How to Snag a Free Southwest Companion Pass Without Taking 100 Flights

For many frequent travelers, the Southwest Airlines Companion Pass is the holy grail. It allows you to choose a person to fly with you anywhere, for free. You read that right: your partner, sibling, friend, or family member can tag along everywhere you fly, gratis. In this article, we’ll show you how to get a free Southwest Companion Pass and how to use it.

Southwest Airlines Companion Pass
Southwest Airlines Companion Pass

If you’re interested in how to obtain a free Companion Pass, read on. Plan carefully, however, as you’ll want to time things to start as early as possible in the new year. It’s much less valuable to earn one over the next couple of months (and only get to enjoy it through the remainder of the following year)!

Earning the Companion Pass

Earning the Companion Pass can be a real challenge. Normally you have to earn 125,000 qualifying points or fly 100 qualifying one-way flights, all with Southwest and all in a single calendar year. Due to Covid, Southwest has made it a bit easier. Thanks to the Southwest Boost, you “only” need 100,000 points or 75 flights. The Companion Pass is then good for the remainder of that year as well as the following calendar year.

Accruing 100,000 miles (also known as “points,” in some parlances) or 75 one-way flights in a single year seems impossible to all but the most frequent of travelers. Those are quantities that only seem accessible to those who fly very often (for work, perhaps), and have some control over the airlines with whom they fly. It’s all the more difficult given the Covid pandemic.

Southwest Credit Cards

Let’s focus here on the miles. The easiest way to earn Southwest miles is through credit card bonuses. Chase offers three different Southwest credit cards: the Premier, the Plus, and the Premier Business. With this cards, Southwest has made it easier than ever to get a free Companion Pass.

Read More About these cards here.

Currently, all three versions of the Southwest credit card offer bonus points when you spend a certain amount on the card within the first 3 months.

If you’re applying for these cards, it’s important to understand that they all fall under Chase’s 5/24 rule. This means that if you’ve applied for 5 or more lines of credit (all types of credit, not just with Chase) in the past 24 months, you’ll be denied for any of these cards.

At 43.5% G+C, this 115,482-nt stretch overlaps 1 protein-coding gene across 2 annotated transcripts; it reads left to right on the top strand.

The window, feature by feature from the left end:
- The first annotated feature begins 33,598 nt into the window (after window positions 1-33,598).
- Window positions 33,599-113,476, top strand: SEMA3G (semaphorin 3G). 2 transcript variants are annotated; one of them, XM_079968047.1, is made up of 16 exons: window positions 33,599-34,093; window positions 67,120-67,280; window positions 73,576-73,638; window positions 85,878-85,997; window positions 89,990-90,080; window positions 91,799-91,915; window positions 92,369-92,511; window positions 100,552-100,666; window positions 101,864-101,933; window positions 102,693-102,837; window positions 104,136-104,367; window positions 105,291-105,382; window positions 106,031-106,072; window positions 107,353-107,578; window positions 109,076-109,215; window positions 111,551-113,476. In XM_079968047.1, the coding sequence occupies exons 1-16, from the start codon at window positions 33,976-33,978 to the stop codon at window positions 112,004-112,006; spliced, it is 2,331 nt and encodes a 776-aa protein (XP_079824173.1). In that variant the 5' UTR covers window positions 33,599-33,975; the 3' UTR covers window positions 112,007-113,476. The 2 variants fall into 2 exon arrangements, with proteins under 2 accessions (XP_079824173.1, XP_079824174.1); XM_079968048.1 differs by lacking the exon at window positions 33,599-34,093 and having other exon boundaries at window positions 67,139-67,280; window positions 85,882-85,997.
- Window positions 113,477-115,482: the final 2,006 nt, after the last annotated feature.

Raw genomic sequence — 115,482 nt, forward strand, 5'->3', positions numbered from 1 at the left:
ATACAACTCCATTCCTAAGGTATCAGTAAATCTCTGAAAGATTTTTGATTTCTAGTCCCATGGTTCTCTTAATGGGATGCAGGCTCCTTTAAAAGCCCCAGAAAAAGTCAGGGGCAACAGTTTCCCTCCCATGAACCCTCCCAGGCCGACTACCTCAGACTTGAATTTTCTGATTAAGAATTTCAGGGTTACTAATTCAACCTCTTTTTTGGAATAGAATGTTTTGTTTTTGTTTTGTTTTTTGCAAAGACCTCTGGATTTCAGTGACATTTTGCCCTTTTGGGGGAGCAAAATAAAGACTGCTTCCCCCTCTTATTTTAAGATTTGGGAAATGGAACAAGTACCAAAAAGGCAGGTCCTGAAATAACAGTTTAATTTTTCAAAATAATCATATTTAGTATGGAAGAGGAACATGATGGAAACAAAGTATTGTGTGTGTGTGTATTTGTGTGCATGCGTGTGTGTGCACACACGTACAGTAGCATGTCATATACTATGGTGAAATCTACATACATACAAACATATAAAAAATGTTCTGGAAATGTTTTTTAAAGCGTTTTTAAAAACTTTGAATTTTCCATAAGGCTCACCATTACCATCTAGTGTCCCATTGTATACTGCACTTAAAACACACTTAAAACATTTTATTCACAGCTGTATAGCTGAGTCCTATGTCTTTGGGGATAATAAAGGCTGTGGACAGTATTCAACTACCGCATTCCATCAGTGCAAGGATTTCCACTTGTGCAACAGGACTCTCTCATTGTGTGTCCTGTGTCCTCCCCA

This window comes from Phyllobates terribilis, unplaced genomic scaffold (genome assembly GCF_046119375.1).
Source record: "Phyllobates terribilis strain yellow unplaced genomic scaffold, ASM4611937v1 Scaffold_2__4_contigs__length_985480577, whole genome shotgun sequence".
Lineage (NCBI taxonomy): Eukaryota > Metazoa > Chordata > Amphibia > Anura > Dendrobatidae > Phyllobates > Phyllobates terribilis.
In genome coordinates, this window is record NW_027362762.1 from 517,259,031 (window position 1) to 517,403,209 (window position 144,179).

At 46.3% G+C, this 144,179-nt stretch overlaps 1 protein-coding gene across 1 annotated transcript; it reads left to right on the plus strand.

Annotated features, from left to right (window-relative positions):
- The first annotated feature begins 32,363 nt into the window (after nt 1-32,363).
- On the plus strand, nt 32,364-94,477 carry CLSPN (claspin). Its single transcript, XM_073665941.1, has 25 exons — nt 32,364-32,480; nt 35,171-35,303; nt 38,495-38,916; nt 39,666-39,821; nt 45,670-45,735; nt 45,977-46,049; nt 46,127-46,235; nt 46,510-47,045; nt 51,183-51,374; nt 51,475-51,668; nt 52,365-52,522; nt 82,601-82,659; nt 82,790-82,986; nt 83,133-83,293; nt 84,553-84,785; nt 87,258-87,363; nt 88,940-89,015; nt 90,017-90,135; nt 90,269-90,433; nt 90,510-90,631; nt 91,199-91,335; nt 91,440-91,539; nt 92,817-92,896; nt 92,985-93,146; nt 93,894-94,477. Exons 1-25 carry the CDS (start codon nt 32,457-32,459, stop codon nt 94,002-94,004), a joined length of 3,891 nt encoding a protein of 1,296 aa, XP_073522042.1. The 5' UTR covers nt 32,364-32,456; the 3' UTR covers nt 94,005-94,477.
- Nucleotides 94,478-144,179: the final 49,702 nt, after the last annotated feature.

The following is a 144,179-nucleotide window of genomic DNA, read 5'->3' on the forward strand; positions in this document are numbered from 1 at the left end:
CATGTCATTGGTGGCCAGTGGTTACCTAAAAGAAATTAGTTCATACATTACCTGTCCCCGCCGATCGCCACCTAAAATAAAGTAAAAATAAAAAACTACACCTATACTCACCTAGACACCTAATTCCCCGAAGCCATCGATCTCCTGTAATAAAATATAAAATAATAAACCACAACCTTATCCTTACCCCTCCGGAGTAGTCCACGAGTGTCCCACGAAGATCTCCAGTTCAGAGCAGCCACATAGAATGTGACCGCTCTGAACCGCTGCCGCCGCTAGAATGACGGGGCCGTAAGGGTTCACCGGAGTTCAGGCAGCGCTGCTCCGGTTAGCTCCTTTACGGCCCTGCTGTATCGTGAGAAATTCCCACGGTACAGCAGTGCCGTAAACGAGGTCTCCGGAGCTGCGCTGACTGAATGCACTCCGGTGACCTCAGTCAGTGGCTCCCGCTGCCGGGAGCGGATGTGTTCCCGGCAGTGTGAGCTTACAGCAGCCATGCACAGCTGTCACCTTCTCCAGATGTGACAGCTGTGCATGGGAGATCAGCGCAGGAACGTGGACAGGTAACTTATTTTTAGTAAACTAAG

If you’re just getting started with travel rewards, I would strongly recommend you instead prioritize the Chase Sapphire Preferred and Chase Sapphire Reserve before looking into the Chase Southwest cards. The Companion Pass is an amazing deal, but the flexibility and large signup bonuses with the Sapphire cards are significantly more valuable to most travelers.

Using Your Companion Pass

Traveling with your Companion Pass is fairly straightforward. The pass has no blackout dates or seat restrictions, so you can book flight any time, in any class, and earn a free second seat for your companion.

To book your companion’s flight, first purchase and book your flight using cash or miles through Southwest, just as you would normally. Then, book a second flight for your companion, again through Southwest, but this time by selecting the “Rapid Rewards Companion Pass” booking option. You can do this easily online, or by calling in to Southwest’s toll-free reservations number.

Both your ticket and your companion’s must be on the same flight on the same date and time. If you end up cancelling your flight, your companion’s flight will also be cancelled. If you’d like to change your flight, you’ll also have to change your second ticket. You also have to show up and check in for the flight together, so make sure to bring the physical Companion Pass and, of course, valid forms of identification.

Changing Your Companion

If you have a Southwest Companion Pass, you should know that you can actually change your designated companion, up to three times each calendar year. Since there’s a limit on the number of times you can change it, it might be good to structure these changes around beginning- or end-of-year vacations. So, for example, start the year off by taking a trip with a sibling or relative somewhere. Then swap your companion to your partner, and enjoy free flights throughout the year. Finally, towards the end of the year, change your companion to another relative or friend, and take another trip.

Keep in mind that changing your designated companion can take up to 21 business days on the Southwest side — so plan carefully.

For New Travel Rewards Users

Unfortunately, due to Chase’s 5/24 restrictions, the Southwest Companion Pass is going to be difficult to earn for veteran travel reward earners. People who are new to the scene should strongly consider it as a second priority, after the Chase Sapphire Reserve and Preferred credit cards. When timed correctly, though, the Companion Pass can save you thousands of dollars over the course of up to two years!


How does the Southwest Companion Pass work?

It allows you to choose one person to fly with you for free on Southwest every time you purchase a flight or redeem points for a flight.

How often can I use the Companion Pass?

You can use it as often as you’d like until the term of the pass ends.

What is the value of the Southwest Companion Pass?

The value depends on how often you use it. Because it allows a friend to fly with you for free, the value can easily grow to thousands if not tens of thousands of dollars. Note that the pass does not cover fees or taxes.

How long is a Companion Pass good for?

Generally, it’s good for the remainder of the year in which you qualify and the following year. With the current credit card offer, it’s good through 2/28/2022.

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